It’s always exciting to see the runway being translated to the rack, and that’s what designers from India and Pakistan are up to for their upcoming exhibition in Dubai. With premeditation to bring fashion and shopping connoisseurs together for the first time from India and Pakistan under one roof, an experience of individuality with creativity and fresh cohesive collections by the designers from both sides of the border, Ramadan Souk at Jumeira Emirates Tower is an unveiling chapter for where fashion industry is headed to in both the countries. To be held tomorrow, the joint venture between Ensemble Dubai, the largest multi-brand store in Dubai and Sopritti, the fashion organiser – this exhibition is the requisite shopping terminus for the women this summer to clutch the designer outfit they’ve been keeping an eye on for quite some time now. With over 70 topnotch designers, the great characters of fashion and can spin so much in different directions, from Pakistan and India, under one roof will feature clothes, shoes, accessories alongside menswear. Where designers are expected to highlight all about luxury, using luxurious silks and chiffons that feel and look expensive with sumptuous prints and all kinds of inspiration; “summer is here” is a juicy take on the freshest colours that say the brightest season is here. The Souk will feature the latest collections by Deepak Perwani, Zainab Chottani, Nomi Ansari, Faraz Manan, HSY, Adnan Pardesy, Sania Maskatiya, Nida Azwer, Rina Dhaka, Tarun Tahiliani, Rabha’s by Ekta, Rabbani Rakha, Rozina Munib, Elan, The Pink Tree Company, Mahgul, Rimple and Harpreet Narula, Pallavi Puri, Rhea Pillai, Narmita Mehta and others.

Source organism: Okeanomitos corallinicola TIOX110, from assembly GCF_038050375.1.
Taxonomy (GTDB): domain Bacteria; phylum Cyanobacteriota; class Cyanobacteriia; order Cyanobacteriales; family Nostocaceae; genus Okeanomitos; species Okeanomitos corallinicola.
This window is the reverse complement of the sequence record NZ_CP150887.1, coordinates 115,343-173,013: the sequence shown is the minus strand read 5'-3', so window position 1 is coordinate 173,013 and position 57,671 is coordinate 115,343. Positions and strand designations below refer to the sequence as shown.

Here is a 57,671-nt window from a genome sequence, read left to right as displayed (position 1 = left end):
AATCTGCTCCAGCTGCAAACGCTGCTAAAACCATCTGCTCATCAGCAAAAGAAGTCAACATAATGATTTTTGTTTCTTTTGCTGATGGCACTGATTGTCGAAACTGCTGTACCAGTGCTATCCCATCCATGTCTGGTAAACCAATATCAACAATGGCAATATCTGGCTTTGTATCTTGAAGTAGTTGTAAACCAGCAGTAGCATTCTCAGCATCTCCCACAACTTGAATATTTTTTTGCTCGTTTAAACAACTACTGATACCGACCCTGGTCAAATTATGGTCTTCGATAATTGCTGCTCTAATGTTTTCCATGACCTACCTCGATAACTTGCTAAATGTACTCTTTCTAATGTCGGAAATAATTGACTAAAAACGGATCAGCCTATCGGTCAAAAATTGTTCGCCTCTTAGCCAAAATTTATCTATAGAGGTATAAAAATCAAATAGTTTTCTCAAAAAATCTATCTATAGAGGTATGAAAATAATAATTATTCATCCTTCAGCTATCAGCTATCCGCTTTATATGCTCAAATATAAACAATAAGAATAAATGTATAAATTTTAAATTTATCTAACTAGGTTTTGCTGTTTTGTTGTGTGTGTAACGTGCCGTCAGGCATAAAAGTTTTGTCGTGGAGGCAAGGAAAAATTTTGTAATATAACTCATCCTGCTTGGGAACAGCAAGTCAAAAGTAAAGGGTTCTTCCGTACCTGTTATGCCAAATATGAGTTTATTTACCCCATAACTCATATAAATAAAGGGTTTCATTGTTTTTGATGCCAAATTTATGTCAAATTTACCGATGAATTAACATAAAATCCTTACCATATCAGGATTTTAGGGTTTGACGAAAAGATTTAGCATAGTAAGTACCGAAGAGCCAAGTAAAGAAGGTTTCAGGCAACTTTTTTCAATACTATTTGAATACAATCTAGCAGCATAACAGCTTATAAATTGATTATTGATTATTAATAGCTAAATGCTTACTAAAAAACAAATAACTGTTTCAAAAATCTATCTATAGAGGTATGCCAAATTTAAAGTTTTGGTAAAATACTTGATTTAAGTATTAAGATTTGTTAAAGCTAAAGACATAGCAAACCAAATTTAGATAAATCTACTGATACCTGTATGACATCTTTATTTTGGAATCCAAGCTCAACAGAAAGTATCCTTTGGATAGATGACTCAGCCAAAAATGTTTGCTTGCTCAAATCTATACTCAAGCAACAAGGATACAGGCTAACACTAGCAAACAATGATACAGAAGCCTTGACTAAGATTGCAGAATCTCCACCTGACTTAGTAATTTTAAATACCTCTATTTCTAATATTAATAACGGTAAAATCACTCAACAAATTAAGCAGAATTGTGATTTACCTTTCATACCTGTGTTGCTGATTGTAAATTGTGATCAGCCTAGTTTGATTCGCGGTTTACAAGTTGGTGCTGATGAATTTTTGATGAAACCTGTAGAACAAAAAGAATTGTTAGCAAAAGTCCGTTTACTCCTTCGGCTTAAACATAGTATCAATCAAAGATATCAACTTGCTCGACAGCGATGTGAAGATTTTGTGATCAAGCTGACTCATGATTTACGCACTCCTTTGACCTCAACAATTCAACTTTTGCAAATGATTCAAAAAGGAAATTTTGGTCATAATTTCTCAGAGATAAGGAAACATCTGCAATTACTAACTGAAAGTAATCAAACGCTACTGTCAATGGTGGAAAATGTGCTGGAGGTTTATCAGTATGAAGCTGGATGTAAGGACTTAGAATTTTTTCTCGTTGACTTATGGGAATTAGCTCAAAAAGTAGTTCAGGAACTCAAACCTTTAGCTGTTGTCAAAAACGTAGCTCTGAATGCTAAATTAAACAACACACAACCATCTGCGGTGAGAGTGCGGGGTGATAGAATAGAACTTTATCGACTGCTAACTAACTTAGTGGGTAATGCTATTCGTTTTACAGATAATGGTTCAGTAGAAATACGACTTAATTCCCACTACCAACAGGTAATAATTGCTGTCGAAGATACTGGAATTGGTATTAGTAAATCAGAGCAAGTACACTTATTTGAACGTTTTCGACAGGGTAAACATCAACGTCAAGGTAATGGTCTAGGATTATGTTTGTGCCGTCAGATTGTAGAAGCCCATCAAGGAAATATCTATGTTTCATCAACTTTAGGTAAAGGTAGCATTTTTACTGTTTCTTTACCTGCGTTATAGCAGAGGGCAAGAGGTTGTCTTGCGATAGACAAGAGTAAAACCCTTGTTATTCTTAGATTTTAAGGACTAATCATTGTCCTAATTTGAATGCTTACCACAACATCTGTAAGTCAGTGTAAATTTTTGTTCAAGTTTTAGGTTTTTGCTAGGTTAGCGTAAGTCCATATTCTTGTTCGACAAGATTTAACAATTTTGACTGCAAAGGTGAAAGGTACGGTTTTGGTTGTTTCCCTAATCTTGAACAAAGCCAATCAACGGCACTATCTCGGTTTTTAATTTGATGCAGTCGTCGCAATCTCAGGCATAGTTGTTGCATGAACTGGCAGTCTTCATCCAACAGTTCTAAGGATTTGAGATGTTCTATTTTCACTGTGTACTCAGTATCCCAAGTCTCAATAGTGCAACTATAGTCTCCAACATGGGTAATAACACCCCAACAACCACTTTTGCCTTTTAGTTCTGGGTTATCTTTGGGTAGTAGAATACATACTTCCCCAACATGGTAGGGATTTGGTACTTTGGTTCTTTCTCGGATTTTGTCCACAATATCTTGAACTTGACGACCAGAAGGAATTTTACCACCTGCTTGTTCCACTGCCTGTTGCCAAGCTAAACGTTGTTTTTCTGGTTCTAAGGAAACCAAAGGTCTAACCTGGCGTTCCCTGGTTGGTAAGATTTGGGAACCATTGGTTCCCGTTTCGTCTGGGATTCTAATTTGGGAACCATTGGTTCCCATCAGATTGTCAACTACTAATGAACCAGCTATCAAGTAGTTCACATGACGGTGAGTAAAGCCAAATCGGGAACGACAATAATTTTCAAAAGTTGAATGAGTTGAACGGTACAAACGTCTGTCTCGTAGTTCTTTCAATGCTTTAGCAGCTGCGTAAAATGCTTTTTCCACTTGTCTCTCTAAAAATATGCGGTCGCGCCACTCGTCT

“When a new day begins, dare to smile gratefully, when there is darkness, dare to be the first to shine a light. When there is injustice, dare to be the first to condemn it, when something seems difficult, dare to do it anyway. When life seems to beat you down, dare to fight back, when there seems to be no hope, dare to find some. When times are tough, dare to be tougher. When the day has ended, dare to feel as you’ve done your best. Dare to be the best you can — At all times, Dare to be!? These lines from Steve Maraboli, a life-changing speaker, bestselling author and behavioural scientist, sum up all too well the chronicles of Sultana Siddiqui, the producer and flag bearer of the Pakistani television drama since Seventies. Sultana Apa (Sultana means empress; Apa is an honorific for elder sister) to most, she is a woman of substance; a philanthropist, who placed Pakistan on the cultural map of the world, and a recipient of several awards, including the coveted “Pride of Performance” in 2008. As a public speaker, Sultana has spoken on many local and international platforms, including the 2013 US Islamic World Forum in Doha. Community sat down with her to run the gamut of a rich four-decade journey in the Pakistani entertainment industry. You’re still reckoned to be the only woman in South Asia to have made her own TV channel? What do you make of this unique distinction? It is unique but this is not the reason why I started my own channel and production house. I never wanted it to look unique in this society — a woman running her channel and contributing to this society in the form of quality art. I like it more when Pakistani women shine worldwide. It gives me pride. It’s more about projecting Pakistani women, how they can excel and come forward. Single mother, producer and being part of Pakistan’s entertainment industry for this long. What challenges did you face? What was the driving force? In our society, whenever a woman steps out of her place for work, she faces a lot of challenges and she has to work hard to prove herself. As a single mother, I have had a lot of responsibilities just because I never wanted society to look at me questioningly — is she raising her children well or not? It’s not because I wanted myself to be recognised as a good mother; I just wanted to convey this to the society that a woman can do anything. Forty years into the Pakistan entertainment industry; what has changed? I used to be a producer back in 1975 at (the state-run) Pakistan Television. There used to be a lot of professionalism back then; taking work very seriously. Also, there used to be proper training for producers back in the days at PTV, but we don’t have anything of the sort now. Tell us something about your education. Heard you had the opportunity to perform before Queen Elizabeth and Duke of Edinburgh as a student? I have done honours in Comparative Religion because I wanted to go for Civil Services, but I couldn’t actually do CSS (a Central Superior Services exam that provides high-scoring candidates with a chance to serve in prestigious government offices), but to tell you the truth, I used to be a very talented student back in the college days — the all-rounder kind of a student. I used to dance quite well. When Queen Elizabeth and Duke of Edinburg came to Pakistan, I actually qualified to perform in front of them. They took students from all over the country and fortunately, I was one of them. Where many would credit you for introducing a versatile singer like Abida Parveen, over the past few years there has been no decent addition to the industry. What do you say? I’ve introduced a whole new batch of actors that you see on television today. The only thing that’s halting us is that we don’t have any professional acting school in Pakistan. I changed the image of the media by hiring people on the spot. Even when I happen to be at the weddings and see someone that can go with my potential productions, I pick them up. The fledgling Pakistani film industry may not compare with its Indian counterpart, but is there anything we are better at or on par with? We have strong content. Bollywood is a 100 years old industry, so of course, it will take time to get there, but even if you look at our (TV) fare, when our content crossed borders, people loved it and were always looking forward to more. Despite Pakistani actors making their mark in Bollywood in the last few years, there is no real initiative for joint ventures. Who – or what – do you think holds back the movers and shakers? It’s the political situation that’s preventing us from collaborating on a better level. Although entertainment has no boundaries but the present political situation is setting us back. People of both the countries accept each other with open arms, except a few. Talking of films, what’s next for you as a director or producer? I did Zindagi Gulzaar Hai after 13 years and now Momina, my daughter-in-law, insists that I do direction, but I need a strong script and a message to send across. So, I’m just looking forward to a strong script. What’s it like taking responsibility to project the soft image of your country? Well, I try to project the soft image of Pakistan with all the fashion shows, drama and content, but try to direct most of my projects on social issues concerning Pakistan today, and create awareness. I have been recently involved with plays to create awareness about minority issues, education, health, justice, child abuse, domestic violence and a lot more. So I think it’s more important to create peace and a sense of security in this land. I receive a lot of notices on airing the kind of content I do, but that doesn’t stop me from creating awareness because I know it will bring a change. Any message for the readers? All I would like to say is — “Educate the child and promote the talent of your daughter or son while caring beyond any boundaries”.